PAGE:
Jim Anderson: Scandinavian Bentwood Boxes

Jim Anderson: Scandinavian Bentwood Boxes

“I’ve been working wood since I was old enough to wield a hammer,” Jim Anderson told me when I asked him how he got involved in making his unusual looking bentwood boxes. “My father worked in housing, so I always had access to scrap wood from housing sites.


“After high school, I did a few odd jobs, went into the Navy, then came out four years later and went to work for a company that built computer products. It was what was available, and I stayed there 24 years, but I always did woodworking as a hobby, doing everything from turning and carving to furniture.


“About 20 years ago, I started building Shaker boxes just as my company started to downsize. I could see the handwriting on the wall, so even before I got laid off I decided to try to make a living at my first love, woodworking. I went to art fairs to see what was selling, and decided there was more market for Shaker boxes than there was supply, at least here in the Midwest. They are much more common on the East Coast, but not so much here.


“I decided to have a show in my own home. We invited about a hundred friends and family to show bentwood products, and used the show to figure out what people liked. They bought quite a bit from me. The next year I started applying to art fairs, and was pretty successful. I found I could sell everything I could make doing eight or 10 art fairs per year. I also added carved spoons, though I see them as strictly an adjunct to my main line of work.

“About four or five years later, when I was trying to get into really high quality juried art fairs, I realized that the Shaker boxes were too simple to impress the judges. I had become aware of Scandinavian style boxes, which are much more ornate and less restrictive in terms of design. I started making them and sending them to the juries, and found I could get into better shows and make more money with that style box. Of course, they are also more labor-intensive, but it was successful enough that I decided to focus on them. With them, I’ve taken awards at a number of art fairs, even in ones with very tough competition. One of my boxes is in the Vesterheim Norwegian-American Museum.


“As far back as the days of the Vikings, Norwegian and other Scandinavian craftsmen found that by cutting thin bands of wood and soaking them in hot water, they could bend them around a form. After drying, these bands were laced together to form the body of a box that was both strong and lightweight. Tops and bottoms were added in many different styles to suit the needs of the family. These boxes, called ‘Tine’ (pronounced tee-nah, which means ‘box’ in Norwegian), came to America with the early immigrants.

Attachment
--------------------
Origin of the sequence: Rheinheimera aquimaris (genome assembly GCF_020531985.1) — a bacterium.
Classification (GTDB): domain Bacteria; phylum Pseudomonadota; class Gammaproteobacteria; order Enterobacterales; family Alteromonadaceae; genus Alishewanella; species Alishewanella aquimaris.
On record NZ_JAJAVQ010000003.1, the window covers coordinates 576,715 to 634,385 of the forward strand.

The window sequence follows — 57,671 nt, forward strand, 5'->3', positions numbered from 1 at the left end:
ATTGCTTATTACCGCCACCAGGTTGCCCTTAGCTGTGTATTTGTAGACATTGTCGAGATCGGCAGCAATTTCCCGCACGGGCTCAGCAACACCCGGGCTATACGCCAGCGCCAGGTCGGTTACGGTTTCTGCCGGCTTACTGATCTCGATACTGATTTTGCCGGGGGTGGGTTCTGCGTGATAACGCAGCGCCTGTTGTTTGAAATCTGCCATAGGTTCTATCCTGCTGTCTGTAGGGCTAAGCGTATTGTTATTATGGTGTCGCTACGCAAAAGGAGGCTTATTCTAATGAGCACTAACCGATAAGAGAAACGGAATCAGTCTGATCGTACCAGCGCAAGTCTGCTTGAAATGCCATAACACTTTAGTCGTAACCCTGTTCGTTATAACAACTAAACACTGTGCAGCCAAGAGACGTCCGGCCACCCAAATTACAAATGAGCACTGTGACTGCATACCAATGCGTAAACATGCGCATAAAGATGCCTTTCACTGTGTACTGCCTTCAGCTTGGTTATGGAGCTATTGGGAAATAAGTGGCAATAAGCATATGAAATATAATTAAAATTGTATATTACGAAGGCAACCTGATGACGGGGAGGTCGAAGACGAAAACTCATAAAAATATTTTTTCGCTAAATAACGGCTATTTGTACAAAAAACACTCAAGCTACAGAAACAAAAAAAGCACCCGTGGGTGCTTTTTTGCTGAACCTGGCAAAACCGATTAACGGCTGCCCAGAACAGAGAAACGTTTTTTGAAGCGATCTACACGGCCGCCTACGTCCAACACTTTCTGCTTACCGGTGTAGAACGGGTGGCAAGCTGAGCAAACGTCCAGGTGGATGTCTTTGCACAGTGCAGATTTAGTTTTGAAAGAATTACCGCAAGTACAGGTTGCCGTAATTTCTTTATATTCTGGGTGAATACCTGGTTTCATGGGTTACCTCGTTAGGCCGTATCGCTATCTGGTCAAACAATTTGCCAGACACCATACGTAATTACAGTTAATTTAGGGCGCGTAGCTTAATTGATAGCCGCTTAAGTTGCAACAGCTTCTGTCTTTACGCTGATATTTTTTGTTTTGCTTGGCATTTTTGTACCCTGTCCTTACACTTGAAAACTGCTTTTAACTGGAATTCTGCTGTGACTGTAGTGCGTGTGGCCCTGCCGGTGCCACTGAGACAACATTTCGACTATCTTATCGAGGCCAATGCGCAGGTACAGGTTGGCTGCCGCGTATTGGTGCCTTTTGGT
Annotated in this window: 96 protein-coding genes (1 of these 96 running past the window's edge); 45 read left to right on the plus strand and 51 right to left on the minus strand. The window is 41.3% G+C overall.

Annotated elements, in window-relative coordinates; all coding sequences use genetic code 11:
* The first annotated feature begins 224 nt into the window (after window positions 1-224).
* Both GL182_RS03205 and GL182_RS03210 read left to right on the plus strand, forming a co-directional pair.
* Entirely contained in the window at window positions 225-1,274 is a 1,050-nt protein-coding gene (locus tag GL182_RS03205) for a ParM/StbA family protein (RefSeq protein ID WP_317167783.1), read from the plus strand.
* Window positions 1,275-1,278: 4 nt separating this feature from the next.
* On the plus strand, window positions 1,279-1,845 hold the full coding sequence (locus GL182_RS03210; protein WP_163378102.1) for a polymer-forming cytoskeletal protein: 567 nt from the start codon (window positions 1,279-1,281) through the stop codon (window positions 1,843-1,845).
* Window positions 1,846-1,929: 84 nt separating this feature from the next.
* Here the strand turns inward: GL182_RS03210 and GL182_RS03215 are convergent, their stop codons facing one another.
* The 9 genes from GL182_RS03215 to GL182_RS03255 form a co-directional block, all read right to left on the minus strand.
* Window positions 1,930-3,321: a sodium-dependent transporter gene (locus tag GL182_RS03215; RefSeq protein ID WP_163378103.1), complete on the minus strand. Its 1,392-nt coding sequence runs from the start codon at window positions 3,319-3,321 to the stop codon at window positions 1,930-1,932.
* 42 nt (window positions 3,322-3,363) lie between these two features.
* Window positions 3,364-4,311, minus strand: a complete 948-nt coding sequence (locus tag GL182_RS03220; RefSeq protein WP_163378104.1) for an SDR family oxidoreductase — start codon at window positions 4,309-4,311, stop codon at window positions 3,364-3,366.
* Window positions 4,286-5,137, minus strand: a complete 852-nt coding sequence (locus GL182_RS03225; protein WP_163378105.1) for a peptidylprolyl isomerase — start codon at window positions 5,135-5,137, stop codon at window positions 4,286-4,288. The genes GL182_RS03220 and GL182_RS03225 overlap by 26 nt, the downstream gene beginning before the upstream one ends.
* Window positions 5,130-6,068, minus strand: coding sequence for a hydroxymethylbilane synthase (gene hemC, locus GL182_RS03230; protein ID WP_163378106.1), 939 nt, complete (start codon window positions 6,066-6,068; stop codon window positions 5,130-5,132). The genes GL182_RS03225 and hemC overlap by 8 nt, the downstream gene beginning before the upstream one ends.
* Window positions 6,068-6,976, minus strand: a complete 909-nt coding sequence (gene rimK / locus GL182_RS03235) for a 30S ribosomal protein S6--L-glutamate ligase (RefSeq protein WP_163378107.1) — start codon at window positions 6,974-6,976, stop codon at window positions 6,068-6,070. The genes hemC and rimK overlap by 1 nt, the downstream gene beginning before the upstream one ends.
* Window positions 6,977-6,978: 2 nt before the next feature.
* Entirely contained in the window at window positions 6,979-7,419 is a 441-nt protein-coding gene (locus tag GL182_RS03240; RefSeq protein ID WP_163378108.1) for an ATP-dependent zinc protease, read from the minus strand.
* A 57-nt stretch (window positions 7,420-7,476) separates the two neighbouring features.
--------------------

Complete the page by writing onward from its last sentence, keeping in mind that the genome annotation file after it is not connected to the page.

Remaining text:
“I start the box making process by cutting thin bands of wood on my table saw. They get soaked in boiling water for about 10 minutes, then a band gets bent around a form. I leave them clamped for three days until they are dry, and glue them together. In the old days, they would use roots to stitch them. Although it is strictly ornamental, I do the same using cane lacing strips. The bottom is actually veneered MDF rather than solid because the banded sides won’t give, and larger ones can expand enough blow apart. The tops, though, are solid, since they are not captured to the sides, they can move without damaging the box.”


“Finally, I add a removable locking pin on one side and a fixed pin on the other. By removing the locking pin, you can slide the lid out from the other pin and take it off entirely. On boxes with no visible pins, the hidden pins are smaller. To open the box, you must push on the horse head, which gives a bit, to release the lid.”


Perhaps the most iconic of his boxes is what he, and his customers, call a dragon head box, but Jim was quick to inform me that the carvings are not what most people think. “Those are not actually dragons,” Jim explained, “but rather are depictions of the Norwegian Fjord Horse, a type of horse that is common in Scandinavian countries. It is a very distinctive looking horse that is smaller than American horses. I call the boxes ‘dragon boxes’ because that is what most people think of when they see them.”


“Not all my boxes are strictly traditional. Somewhat of a departure from the typical style is the Nordic pipe box I made as a custom order. A customer inherited a very decorative Norwegian smoking pipe from the 1800’s. He wanted a custom box to store it, and I designed the box to fit. I made two so he had his choice; the one on my website is the one he did not choose. It’s 22 inches long and six inches wide.

“The teapot is another departure from tradition. I have always been interested in pottery as well as woodworking. Potters get to make teapots; I felt woodworkers should be able to as well. Naturally, the wood ones are decorative, but people do use them to store tea bags in. Others went to teapot collectors. They do sell rather well.”


Clearly, though, it is the pleasure in what he does that keeps Jim at it. “I enjoy making decorative things,” he told me, “and if I can make a living at it, so much the better. Granted, although it is a very enjoyable lifestyle, it is not a rich one. I could probably be making more money stocking shelves in a grocery store, but I wouldn’t have near as much fun.

“I try to make things that will be lasting family heirlooms, and I think that is what people want. It’s something you can be proud of owning, and might just increase in value. At least I hope so.”

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